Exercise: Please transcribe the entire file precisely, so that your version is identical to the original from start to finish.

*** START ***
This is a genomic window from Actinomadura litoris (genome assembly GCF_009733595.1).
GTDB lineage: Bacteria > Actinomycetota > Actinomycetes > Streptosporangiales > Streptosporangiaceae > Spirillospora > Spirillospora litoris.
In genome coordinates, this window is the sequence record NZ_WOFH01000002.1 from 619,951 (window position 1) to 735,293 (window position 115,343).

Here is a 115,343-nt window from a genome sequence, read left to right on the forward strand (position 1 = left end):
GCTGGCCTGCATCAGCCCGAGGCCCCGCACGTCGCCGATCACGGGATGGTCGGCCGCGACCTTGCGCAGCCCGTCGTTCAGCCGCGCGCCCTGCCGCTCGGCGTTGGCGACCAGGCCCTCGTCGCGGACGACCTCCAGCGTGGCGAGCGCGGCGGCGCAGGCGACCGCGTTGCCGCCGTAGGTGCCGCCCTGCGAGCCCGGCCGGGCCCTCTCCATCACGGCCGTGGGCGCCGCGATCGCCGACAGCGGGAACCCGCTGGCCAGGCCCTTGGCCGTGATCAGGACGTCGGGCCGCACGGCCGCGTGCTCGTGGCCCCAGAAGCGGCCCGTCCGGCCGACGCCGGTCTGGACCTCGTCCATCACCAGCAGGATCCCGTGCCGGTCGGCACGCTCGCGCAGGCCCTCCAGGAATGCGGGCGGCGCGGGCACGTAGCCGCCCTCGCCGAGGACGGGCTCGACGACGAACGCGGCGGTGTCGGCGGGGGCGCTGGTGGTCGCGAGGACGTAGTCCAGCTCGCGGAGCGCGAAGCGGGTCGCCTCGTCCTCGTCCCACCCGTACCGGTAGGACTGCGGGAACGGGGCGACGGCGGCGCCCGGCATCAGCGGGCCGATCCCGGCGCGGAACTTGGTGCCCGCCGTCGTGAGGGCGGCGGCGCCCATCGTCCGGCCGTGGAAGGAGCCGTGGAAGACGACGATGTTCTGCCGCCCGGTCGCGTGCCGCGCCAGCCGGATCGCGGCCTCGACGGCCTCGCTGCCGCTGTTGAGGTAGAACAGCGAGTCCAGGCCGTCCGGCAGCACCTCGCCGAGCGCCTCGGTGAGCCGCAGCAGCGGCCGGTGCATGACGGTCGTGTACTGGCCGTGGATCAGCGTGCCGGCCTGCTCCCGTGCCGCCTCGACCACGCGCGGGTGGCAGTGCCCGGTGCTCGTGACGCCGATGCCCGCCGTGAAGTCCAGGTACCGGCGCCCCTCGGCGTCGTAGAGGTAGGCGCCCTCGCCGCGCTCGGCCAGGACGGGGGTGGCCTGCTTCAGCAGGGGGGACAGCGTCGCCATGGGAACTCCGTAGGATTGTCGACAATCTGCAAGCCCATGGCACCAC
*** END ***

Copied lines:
This is a genomic window from Actinomadura litoris (genome assembly GCF_009733595.1).
GTDB lineage: Bacteria > Actinomycetota > Actinomycetes > Streptosporangiales > Streptosporangiaceae > Spirillospora > Spirillospora litoris.
In genome coordinates, this window is the sequence record NZ_WOFH01000002.1 from 619,951 (window position 1) to 735,293 (window position 115,343).

Here is a 115,343-nt window from a genome sequence, read left to right on the forward strand (position 1 = left end):
GCTGGCCTGCATCAGCCCGAGGCCCCGCACGTCGCCGATCACGGGATGGTCGGCCGCGACCTTGCGCAGCCCGTCGTTCAGCCGCGCGCCCTGCCGCTCGGCGTTGGCGACCAGGCCCTCGTCGCGGACGACCTCCAGCGTGGCGAGCGCGGCGGCGCAGGCGACCGCGTTGCCGCCGTAGGTGCCGCCCTGCGAGCCCGGCCGGGCCCTCTCCATCACGGCCGTGGGCGCCGCGATCGCCGACAGCGGGAACCCGCTGGCCAGGCCCTTGGCCGTGATCAGGACGTCGGGCCGCACGGCCGCGTGCTCGTGGCCCCAGAAGCGGCCCGTCCGGCCGACGCCGGTCTGGACCTCGTCCATCACCAGCAGGATCCCGTGCCGGTCGGCACGCTCGCGCAGGCCCTCCAGGAATGCGGGCGGCGCGGGCACGTAGCCGCCCTCGCCGAGGACGGGCTCGACGACGAACGCGGCGGTGTCGGCGGGGGCGCTGGTGGTCGCGAGGACGTAGTCCAGCTCGCGGAGCGCGAAGCGGGTCGCCTCGTCCTCGTCCCACCCGTACCGGTAGGACTGCGGGAACGGGGCGACGGCGGCGCCCGGCATCAGCGGGCCGATCCCGGCGCGGAACTTGGTGCCCGCCGTCGTGAGGGCGGCGGCGCCCATCGTCCGGCCGTGGAAGGAGCCGTGGAAGACGACGATGTTCTGCCGCCCGGTCGCGTGCCGCGCCAGCCGGATCGCGGCCTCGACGGCCTCGCTGCCGCTGTTGAGGTAGAACAGCGAGTCCAGGCCGTCCGGCAGCACCTCGCCGAGCGCCTCGGTGAGCCGCAGCAGCGGCCGGTGCATGACGGTCGTGTACTGGCCGTGGATCAGCGTGCCGGCCTGCTCCCGTGCCGCCTCGACCACGCGCGGGTGGCAGTGCCCGGTGCTCGTGACGCCGATGCCCGCCGTGAAGTCCAGGTACCGGCGCCCCTCGGCGTCGTAGAGGTAGGCGCCCTCGCCGCGCTCGGCCAGGACGGGGGTGGCCTGCTTCAGCAGGGGGGACAGCGTCGCCATGGGAACTCCGTAGGATTGTCGACAATCTGCAAGCCCATGGCACCAC